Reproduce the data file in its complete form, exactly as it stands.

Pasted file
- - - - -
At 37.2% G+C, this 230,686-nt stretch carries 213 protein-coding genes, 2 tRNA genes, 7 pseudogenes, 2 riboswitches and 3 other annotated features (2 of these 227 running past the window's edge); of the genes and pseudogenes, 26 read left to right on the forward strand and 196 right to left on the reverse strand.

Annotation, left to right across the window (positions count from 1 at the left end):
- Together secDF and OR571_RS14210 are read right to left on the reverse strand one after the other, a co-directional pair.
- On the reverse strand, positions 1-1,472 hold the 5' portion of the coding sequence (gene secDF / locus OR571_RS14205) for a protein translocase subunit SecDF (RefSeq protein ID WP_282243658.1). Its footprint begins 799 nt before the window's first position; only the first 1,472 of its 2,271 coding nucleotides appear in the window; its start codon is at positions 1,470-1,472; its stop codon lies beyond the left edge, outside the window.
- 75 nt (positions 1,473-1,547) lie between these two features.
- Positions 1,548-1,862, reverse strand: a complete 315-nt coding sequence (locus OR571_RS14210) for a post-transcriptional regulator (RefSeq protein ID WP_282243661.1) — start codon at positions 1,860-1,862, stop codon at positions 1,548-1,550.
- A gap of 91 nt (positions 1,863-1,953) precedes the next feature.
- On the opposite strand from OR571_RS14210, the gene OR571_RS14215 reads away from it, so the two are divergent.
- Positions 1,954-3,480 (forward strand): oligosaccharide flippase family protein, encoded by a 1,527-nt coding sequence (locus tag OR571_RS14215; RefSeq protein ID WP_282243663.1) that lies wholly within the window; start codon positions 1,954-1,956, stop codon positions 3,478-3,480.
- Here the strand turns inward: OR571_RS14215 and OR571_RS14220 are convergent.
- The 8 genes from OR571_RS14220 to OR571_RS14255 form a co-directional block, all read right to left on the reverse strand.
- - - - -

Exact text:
At 37.2% G+C, this 230,686-nt stretch carries 213 protein-coding genes, 2 tRNA genes, 7 pseudogenes, 2 riboswitches and 3 other annotated features (2 of these 227 running past the window's edge); of the genes and pseudogenes, 26 read left to right on the forward strand and 196 right to left on the reverse strand.

Annotation, left to right across the window (positions count from 1 at the left end):
- Together secDF and OR571_RS14210 are read right to left on the reverse strand one after the other, a co-directional pair.
- On the reverse strand, positions 1-1,472 hold the 5' portion of the coding sequence (gene secDF / locus OR571_RS14205) for a protein translocase subunit SecDF (RefSeq protein ID WP_282243658.1). Its footprint begins 799 nt before the window's first position; only the first 1,472 of its 2,271 coding nucleotides appear in the window; its start codon is at positions 1,470-1,472; its stop codon lies beyond the left edge, outside the window.
- 75 nt (positions 1,473-1,547) lie between these two features.
- Positions 1,548-1,862, reverse strand: a complete 315-nt coding sequence (locus OR571_RS14210) for a post-transcriptional regulator (RefSeq protein ID WP_282243661.1) — start codon at positions 1,860-1,862, stop codon at positions 1,548-1,550.
- A gap of 91 nt (positions 1,863-1,953) precedes the next feature.
- On the opposite strand from OR571_RS14210, the gene OR571_RS14215 reads away from it, so the two are divergent.
- Positions 1,954-3,480 (forward strand): oligosaccharide flippase family protein, encoded by a 1,527-nt coding sequence (locus tag OR571_RS14215; RefSeq protein ID WP_282243663.1) that lies wholly within the window; start codon positions 1,954-1,956, stop codon positions 3,478-3,480.
- Here the strand turns inward: OR571_RS14215 and OR571_RS14220 are convergent.
- The 8 genes from OR571_RS14220 to OR571_RS14255 form a co-directional block, all read right to left on the reverse strand.